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  Jaguar XJR-14
 

  Article Image gallery (27) Chassis (1) Specifications User Comments (2)  
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Country of origin:Great Britain
Produced in:1991
Numbers built:3
Designed by:Ross Brawn for TWR
Predecessor:Jaguar XJR-12
Author:Wouter Melissen
Last updated:June 20, 2011
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Click here to download printer friendly versionIntroduced in 1982, the Group C class proved one of the most popular in sports car racing history. An unprecedented number of major manufacturers participated in the World Sports Car Championship, which had the 24 Hours of Le Mans as its 'blue riband' event. The Formula 1 arm of the sport's governing body was quite jealous of and worried by the level of manufacturer presence in sports car racing. In attempt to lure them (back) to single seater racing drastic rule changes were announced for the 1991 season. Although the older cars were still eligible the new regulations favoured naturally aspirated engine with a displacement limit of 3.5 litres, which just happened to match the Formula 1 rulebook.

One of the leading Group C participants was the TWR Jaguar team, who had been crowned World Champion in 1987 and had taken Le Mans victories in 1988 and 1990. Their fleet of cars consisted of bulky prototypes powered by large displacement V12 or twin-turbo V6 engines. Neither of the existing designs provided a suitable starting point for the next generation Group C car, so TWR's engineers had to start with a clean sheet. The design team was led by Ross Brawn, who had joined Tom Walkinshaw's company after spending a decade at various positions in F1. With the rules calling for what can only be described as a fully clothed F1 car, Brawn's signing was understandable even though he had never designed a sports car before.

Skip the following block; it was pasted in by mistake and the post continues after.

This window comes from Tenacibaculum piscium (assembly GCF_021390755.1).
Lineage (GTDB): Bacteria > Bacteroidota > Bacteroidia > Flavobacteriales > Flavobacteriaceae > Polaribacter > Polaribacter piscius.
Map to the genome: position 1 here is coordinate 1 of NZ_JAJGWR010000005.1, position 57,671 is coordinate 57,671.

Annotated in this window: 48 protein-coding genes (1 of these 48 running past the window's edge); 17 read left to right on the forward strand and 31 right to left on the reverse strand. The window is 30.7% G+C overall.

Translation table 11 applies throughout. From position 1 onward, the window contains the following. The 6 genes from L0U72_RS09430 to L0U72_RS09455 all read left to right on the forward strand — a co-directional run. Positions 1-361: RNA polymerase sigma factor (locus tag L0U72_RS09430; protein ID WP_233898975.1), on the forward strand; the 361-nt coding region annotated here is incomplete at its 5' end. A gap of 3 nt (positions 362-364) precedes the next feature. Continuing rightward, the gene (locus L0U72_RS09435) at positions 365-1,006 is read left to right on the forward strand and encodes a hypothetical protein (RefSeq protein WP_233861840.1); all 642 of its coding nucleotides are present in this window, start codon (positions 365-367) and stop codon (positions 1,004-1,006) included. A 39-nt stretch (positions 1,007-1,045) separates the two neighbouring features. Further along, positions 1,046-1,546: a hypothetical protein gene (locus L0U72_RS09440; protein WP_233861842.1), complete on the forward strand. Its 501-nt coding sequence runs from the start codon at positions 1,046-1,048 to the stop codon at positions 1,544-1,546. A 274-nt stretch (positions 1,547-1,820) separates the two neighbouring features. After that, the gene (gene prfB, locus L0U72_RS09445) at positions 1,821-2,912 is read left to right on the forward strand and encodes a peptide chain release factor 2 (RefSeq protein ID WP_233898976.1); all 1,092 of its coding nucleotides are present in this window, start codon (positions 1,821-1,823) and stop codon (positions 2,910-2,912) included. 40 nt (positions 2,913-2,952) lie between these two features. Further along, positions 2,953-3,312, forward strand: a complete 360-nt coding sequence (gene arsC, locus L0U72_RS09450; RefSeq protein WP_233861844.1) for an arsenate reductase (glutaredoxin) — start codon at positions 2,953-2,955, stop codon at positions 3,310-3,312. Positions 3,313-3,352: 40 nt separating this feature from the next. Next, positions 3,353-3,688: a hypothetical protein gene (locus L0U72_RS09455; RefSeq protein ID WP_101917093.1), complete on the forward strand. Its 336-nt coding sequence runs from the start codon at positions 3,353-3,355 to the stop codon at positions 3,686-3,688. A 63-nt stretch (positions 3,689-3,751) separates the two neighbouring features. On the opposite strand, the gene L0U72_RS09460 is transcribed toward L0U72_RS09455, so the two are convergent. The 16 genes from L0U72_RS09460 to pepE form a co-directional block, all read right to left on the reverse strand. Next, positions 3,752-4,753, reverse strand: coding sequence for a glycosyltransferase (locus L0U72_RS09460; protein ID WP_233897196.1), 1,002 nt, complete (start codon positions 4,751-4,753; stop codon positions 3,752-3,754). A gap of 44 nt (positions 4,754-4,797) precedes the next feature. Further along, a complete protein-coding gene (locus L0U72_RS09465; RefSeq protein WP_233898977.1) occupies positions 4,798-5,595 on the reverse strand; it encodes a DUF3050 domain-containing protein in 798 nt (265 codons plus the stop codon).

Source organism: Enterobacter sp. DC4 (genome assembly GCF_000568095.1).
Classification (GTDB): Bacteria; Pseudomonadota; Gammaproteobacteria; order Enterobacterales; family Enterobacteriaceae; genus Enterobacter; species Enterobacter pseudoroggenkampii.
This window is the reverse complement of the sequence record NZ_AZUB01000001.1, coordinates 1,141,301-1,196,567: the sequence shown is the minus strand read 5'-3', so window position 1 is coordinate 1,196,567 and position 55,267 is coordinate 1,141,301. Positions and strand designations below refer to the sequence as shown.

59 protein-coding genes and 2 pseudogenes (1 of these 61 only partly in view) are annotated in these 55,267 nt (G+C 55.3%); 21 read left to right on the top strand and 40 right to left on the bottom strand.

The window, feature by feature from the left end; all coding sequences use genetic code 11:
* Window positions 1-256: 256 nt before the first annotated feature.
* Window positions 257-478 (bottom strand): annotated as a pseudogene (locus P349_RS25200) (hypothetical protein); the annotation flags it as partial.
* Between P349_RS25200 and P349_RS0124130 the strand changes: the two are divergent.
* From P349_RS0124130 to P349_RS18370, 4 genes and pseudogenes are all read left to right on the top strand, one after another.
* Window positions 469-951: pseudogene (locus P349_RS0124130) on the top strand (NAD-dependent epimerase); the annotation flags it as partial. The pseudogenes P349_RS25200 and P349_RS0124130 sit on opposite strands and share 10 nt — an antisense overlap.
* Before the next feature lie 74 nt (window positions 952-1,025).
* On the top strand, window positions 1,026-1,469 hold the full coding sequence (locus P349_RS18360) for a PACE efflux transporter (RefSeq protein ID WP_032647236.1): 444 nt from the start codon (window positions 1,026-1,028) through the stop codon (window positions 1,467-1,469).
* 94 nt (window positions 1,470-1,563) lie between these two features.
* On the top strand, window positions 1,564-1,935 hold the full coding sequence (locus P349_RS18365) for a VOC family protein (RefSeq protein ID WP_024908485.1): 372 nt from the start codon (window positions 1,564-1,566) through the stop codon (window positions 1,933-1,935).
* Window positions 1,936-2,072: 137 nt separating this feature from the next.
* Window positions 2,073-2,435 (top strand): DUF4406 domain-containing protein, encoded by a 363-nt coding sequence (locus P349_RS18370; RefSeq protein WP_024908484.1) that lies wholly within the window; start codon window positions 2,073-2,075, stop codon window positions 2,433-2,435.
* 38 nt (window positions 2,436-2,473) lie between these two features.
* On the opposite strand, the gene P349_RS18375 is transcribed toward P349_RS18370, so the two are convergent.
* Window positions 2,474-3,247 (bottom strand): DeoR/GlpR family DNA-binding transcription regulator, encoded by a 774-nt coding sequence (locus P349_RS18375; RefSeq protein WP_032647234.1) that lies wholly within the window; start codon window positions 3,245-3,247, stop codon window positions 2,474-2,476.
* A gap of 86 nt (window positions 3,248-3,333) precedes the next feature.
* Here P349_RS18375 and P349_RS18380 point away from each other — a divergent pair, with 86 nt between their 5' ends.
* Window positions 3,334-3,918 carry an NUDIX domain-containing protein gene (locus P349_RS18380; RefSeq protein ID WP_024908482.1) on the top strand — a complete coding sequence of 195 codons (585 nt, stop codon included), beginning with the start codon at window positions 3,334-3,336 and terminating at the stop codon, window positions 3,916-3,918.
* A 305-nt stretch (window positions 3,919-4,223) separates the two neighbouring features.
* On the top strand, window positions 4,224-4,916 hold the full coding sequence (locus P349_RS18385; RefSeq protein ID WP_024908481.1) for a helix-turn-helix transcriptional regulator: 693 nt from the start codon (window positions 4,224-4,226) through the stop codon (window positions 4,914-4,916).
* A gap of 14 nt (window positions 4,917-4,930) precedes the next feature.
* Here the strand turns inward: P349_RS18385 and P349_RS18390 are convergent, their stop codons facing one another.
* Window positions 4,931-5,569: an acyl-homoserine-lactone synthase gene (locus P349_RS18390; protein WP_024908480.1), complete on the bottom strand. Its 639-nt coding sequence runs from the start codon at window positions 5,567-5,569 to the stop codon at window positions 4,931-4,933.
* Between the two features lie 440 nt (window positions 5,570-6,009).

Work on the new car, which would be dubbed the XJR-14, already started late in 1989. Through mother company Ford, Jaguar Sport had easy access to Cosworth's latest F1 engine, so that was one less worry. Aerodynamic efficiency dictated every aspect of the chassis design. The carbon fibre tub had a very short nose and it was as narrow as possible to allow for the widest ground-effect tunnels. Some creative packaging was needed at the front to house all the required components. Transverse torsion bars were used at the front and mounted on top of the pedal-box. The rear suspension featured more conventional coil springs, which were also actuated by push-rods. The hydraulic fluid reservoirs for the brake and clutch pedals were fitted on the right behind the front wheel.

The space created by the very short nose was used for a wing that connected to the bottom edges of the fenders. The second of the wing's two elements could be adjusted. Brawn's Formula 1 influences were particularly visible at the rear end of the car, which sported a controversial, two-tier wing. Much of the rivals' protests focused on the lower level of the wing, which was positioned almost flush with the bodywork. This effectively increased the length of the diffuser well beyond the stipulated maximum. Eventually the team was only asked to slightly lower the top element of the wing. The bulk of the downforce was however created by the large ground-effect tunnels that ran on either side of the cockpit and the narrow V8 engine.

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  Article Image gallery (27) Chassis (1) Specifications User Comments (2)